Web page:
Bon Appétit The courses comprising AMOC*’s feast of a program tonight underscore the inherent flexibility and collaborative spirit that are intrinsic to the company’s identity. Over the span of the 2022 Ojai Music Festival, audiences have been experiencing AMOC* in ever-changing constellations of singers, instrumentalists, dancers, actors, and spoken-word artists. This evening’s menu juxtaposes an unusual quartet formation of pianists and percussionists with new music by cofounder Matthew Aucoin featuring nearly the entire company.

The composer, violinist, and violist Andrew McIntosh has been living and teaching in Southern California for some years — “one of the best-kept secrets” in the new music scene here, according to Aucoin. McIntosh shares with AMOC* a simultaneous attraction to experimentalism and early music as a performer: He is a member of the Los Angeles–based contemporary music ensemble Wild Up and also plays Baroque violin.

McIntosh was among the six composers who contributed to Hopscotch, the “mobile opera in 24 cars” produced by The Industry and director Yuval Sharon around various Los Angeles neighborhoods in 2015. Along with another opera (Bonnie and Clyde), he has composed solo and chamber works and pieces for such unusual ensembles as a group of 33 violins with only E and A strings (the difference between one and two). Little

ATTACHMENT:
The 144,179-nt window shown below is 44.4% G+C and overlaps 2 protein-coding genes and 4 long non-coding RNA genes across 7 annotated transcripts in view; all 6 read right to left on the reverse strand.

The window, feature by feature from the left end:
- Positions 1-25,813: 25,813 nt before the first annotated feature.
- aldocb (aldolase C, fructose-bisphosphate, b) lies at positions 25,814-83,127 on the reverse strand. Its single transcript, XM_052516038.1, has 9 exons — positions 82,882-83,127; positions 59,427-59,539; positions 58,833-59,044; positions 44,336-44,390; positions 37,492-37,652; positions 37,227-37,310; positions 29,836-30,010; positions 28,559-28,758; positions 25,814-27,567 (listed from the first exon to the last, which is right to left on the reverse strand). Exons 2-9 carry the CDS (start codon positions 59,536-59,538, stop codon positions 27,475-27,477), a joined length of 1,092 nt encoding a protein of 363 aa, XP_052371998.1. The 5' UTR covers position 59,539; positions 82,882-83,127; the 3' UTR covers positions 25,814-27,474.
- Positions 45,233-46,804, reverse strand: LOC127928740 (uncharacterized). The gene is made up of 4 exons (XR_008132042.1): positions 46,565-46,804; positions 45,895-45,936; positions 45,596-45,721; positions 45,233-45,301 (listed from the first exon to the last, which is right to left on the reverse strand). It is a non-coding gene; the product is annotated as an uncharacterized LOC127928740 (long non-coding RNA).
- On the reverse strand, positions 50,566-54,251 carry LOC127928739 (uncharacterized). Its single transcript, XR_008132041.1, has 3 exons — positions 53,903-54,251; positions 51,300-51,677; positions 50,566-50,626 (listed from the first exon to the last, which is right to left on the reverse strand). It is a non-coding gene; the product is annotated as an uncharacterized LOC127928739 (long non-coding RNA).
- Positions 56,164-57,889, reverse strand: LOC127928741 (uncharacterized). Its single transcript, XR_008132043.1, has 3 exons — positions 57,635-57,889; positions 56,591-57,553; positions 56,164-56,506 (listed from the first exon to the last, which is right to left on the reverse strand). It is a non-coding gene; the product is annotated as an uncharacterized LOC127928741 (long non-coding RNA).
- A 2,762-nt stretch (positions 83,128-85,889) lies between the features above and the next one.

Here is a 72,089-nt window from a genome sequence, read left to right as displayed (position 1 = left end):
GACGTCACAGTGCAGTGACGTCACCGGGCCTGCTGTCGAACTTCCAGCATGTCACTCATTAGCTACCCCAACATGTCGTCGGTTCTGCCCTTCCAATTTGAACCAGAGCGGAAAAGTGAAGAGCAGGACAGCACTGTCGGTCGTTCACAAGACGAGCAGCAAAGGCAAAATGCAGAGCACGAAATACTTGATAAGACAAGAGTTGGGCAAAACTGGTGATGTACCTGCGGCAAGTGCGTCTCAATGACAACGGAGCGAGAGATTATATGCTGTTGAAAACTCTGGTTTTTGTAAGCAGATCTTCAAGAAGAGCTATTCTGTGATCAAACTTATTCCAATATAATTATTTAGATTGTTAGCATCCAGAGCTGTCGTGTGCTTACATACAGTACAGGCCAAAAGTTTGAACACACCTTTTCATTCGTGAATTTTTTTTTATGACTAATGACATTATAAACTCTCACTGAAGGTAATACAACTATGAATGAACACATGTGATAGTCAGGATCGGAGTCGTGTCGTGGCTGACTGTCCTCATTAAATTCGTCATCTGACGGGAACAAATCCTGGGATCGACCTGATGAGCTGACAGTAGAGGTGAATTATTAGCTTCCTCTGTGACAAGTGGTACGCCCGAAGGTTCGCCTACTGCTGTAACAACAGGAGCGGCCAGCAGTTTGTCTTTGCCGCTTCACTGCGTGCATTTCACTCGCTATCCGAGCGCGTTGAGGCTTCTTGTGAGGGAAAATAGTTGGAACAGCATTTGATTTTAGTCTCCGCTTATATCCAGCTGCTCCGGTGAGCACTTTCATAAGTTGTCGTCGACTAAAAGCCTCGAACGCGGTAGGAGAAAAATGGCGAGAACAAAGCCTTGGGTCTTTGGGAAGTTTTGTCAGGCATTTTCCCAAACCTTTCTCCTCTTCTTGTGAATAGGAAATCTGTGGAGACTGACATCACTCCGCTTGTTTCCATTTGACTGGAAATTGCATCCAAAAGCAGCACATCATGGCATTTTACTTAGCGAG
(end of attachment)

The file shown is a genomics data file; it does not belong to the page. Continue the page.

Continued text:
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Jimmy dates from 2020 and is named after a backpacking campsite on Mt. Islip in the Angeles National Forest. The world premiere was given last August at the TIME:SPANS Festival in New York City. Little Jimmy combines abstraction with sounds of California nature captured on field recordings taken on April 23, 2020, at or near the campsite in the San Gabriel Mountains. “At the time, the forest was under several feet of snow, just beginning to melt and emerge from winter conditions,” writes McIntosh. The recordings appear in the second and sixth movements of the six-movement work, which are titled Positive/Negative 1 (I); Little Jimmy at the End of Winter (II); Positive/Negative 2 (III); Heart (IV); Positive/Negative 3 (V); and Little Jimmy, Half an Hour Later, or, there is a place within you that has never been wounded (VI). The Little Jimmy campsite has been closed since the Bobcat Fire devastated the area in late August 2020. McIntosh